A new era of undocumented bond speculators?

A Mexican politician suggests that migrant workers in the U.S. buy bonds issued by the state oil company, instead of sending their money home to their families


Andrew Leonard
April 18, 2008 2:42AM (UTC)

After a hard week of work, a Mexican immigrant in the United States takes his pay-check (or cash) to the nearest Western Union outlet, where the money is digitally transferred to his cellphone account. But then, instead of zipping the "remittance" back home to his relatives, he buys a bond issued by Pemex, the troubled Mexican national oil company.

Sound far-fetched? Not if you listen to what Mexican politicians have been saying in recent weeks. As part of a government-backed plan to reform Pemex, the energy minister, Georgina Kessel, announced last Wednesday that the oil company would issue 5 billion pesos ($474 million) worth of "citizen's bonds." The goal, in addition to raising cash for Pemex, is presumably to strengthen the sense of personal connection ordinary Mexicans feel for a cherished symbol of national sovereignty, even as the rest of the reform package makes it easier for Pemex to do deals with foreign oil companies.

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A member of the former ruling Institutional Revolutionary Party (PRI), Congressman Edmundo Ramirez Martinez, added another twist when he suggested that the bonds be sold to Mexican migrant workers as a means of "putting remittances earned in the United States to good use back home." Martinez serves as the secretary for the border and migrant affairs commission in the Mexican Chamber of Deputies.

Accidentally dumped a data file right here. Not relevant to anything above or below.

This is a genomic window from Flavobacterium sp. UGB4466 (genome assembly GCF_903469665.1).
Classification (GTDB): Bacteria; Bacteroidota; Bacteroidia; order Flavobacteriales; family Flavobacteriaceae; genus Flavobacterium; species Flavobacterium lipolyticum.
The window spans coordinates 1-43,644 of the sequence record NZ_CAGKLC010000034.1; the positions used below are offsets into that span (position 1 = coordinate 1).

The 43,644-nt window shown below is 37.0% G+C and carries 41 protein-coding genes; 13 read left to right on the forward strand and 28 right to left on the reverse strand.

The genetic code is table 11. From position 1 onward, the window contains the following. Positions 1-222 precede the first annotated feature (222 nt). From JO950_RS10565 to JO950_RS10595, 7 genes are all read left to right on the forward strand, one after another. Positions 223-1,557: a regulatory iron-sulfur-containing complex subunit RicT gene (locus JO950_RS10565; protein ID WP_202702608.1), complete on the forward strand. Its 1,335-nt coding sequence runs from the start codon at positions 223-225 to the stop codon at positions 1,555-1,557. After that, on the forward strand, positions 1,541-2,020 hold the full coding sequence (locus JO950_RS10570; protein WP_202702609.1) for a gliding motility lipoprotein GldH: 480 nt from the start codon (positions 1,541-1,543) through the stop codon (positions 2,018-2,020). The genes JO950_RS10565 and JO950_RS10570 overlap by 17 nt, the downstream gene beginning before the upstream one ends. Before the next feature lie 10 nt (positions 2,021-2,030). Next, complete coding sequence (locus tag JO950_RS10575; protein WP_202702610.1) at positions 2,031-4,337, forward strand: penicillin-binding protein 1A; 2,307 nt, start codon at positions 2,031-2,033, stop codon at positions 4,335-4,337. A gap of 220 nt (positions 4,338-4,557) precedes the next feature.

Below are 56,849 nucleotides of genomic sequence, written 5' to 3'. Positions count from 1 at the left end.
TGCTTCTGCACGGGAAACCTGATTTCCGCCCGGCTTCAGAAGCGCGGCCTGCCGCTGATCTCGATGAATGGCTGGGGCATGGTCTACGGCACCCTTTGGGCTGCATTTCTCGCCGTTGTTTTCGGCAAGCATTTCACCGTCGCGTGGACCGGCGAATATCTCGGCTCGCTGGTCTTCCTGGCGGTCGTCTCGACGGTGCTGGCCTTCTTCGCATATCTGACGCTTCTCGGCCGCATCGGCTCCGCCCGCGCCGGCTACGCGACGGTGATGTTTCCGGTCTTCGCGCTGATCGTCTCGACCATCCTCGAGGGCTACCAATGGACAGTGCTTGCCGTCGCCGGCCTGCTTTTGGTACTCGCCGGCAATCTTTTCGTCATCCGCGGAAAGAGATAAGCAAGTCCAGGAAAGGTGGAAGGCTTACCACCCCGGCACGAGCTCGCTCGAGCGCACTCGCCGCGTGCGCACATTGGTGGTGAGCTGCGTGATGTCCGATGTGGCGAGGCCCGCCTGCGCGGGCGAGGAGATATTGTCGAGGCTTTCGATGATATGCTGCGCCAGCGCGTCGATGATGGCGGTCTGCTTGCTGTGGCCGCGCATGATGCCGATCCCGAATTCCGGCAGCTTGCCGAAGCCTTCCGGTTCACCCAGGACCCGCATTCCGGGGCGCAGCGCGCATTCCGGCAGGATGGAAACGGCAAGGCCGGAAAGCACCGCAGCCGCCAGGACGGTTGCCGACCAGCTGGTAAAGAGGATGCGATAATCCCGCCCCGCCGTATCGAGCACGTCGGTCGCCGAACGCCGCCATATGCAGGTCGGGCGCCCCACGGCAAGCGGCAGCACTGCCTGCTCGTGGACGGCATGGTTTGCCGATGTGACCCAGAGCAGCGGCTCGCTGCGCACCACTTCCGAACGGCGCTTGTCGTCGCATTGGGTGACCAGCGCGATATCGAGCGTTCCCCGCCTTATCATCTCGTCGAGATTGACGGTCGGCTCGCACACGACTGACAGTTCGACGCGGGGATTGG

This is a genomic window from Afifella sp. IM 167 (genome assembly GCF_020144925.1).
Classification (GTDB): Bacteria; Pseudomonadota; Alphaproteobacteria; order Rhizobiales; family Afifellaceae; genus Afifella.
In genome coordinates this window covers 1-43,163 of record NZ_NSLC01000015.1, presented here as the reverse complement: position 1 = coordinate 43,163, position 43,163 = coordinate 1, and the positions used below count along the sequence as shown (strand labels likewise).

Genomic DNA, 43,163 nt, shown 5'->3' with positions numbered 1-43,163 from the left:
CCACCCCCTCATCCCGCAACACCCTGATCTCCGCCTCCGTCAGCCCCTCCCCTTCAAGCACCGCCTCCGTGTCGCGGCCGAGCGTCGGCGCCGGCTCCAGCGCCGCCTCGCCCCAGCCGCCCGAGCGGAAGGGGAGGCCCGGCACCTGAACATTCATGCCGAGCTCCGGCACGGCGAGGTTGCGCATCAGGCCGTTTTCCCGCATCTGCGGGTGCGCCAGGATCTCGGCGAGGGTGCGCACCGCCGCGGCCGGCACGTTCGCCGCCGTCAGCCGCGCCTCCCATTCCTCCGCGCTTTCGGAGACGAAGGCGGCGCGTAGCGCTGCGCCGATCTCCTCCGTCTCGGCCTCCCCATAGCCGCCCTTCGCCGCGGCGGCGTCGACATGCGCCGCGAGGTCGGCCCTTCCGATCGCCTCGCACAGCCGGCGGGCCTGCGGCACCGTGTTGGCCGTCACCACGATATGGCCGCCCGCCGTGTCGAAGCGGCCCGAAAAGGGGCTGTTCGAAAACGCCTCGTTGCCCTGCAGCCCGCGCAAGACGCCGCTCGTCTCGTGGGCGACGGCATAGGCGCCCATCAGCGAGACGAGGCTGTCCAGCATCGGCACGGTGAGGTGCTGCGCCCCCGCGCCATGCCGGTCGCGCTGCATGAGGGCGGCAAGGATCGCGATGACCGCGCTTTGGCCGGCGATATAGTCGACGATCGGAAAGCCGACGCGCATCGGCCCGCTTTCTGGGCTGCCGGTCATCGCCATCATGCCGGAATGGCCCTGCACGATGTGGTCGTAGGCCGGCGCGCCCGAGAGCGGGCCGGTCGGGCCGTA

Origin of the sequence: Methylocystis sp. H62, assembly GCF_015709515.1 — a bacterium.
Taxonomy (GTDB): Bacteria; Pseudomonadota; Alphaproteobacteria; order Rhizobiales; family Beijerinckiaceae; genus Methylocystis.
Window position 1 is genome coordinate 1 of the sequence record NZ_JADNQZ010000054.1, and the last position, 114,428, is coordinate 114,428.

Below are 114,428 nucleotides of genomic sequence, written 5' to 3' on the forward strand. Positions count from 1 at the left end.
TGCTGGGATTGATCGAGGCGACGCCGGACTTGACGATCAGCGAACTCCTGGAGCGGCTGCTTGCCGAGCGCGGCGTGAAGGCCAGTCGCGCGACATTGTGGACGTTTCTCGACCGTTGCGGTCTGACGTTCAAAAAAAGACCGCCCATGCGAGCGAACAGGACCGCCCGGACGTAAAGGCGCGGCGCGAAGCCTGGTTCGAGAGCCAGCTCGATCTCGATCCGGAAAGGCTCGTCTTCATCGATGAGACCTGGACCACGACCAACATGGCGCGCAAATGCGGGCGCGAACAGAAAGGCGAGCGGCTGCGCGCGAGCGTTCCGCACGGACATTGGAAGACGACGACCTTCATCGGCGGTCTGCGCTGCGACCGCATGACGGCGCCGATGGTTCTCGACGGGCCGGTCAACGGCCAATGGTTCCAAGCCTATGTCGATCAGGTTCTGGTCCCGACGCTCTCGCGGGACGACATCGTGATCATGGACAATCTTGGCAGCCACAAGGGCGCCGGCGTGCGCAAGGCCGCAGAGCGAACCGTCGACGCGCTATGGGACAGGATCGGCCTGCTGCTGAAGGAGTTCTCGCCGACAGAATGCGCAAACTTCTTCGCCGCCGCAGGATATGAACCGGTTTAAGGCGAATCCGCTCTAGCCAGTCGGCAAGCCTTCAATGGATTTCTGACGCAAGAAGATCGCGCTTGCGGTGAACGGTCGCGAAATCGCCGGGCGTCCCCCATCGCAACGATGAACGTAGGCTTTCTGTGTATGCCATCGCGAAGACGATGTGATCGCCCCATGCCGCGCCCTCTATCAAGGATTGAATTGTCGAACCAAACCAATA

From Frontera NorteSur:

"If we offer them a return of 10 percent, many Mexicans who have gone to work in the U.S. for lack of employment, could then have an important investment and an additional income for their families," Martinez said.

Combine the Pemex bonds aimed at migrant workers with Western Union's recently launched plan to allow immigrants to send their remittances back home via their cellphones, and you're talking some cutting-edge cross border investment flows.

Will it play along the Rio Grande? Finance minister Kessel says the yield on the bonds will be tied to the company's financial performance. But given that Pemex is considered an international laughing-stock, counting on migrant workers to invest their very hard-earned wages in Pemex bonds might be a stretch. Even if it buying one requires little more than a cellphone.

UPDATE: Two errors in this post: I wrote five million pesos, when it should have been five billion. And Kessel is energy minister, not finance minister. I regret the errors.


Andrew Leonard

Andrew Leonard is a staff writer at Salon. On Twitter, @koxinga21.

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Globalization How The World Works Latin America Mexico

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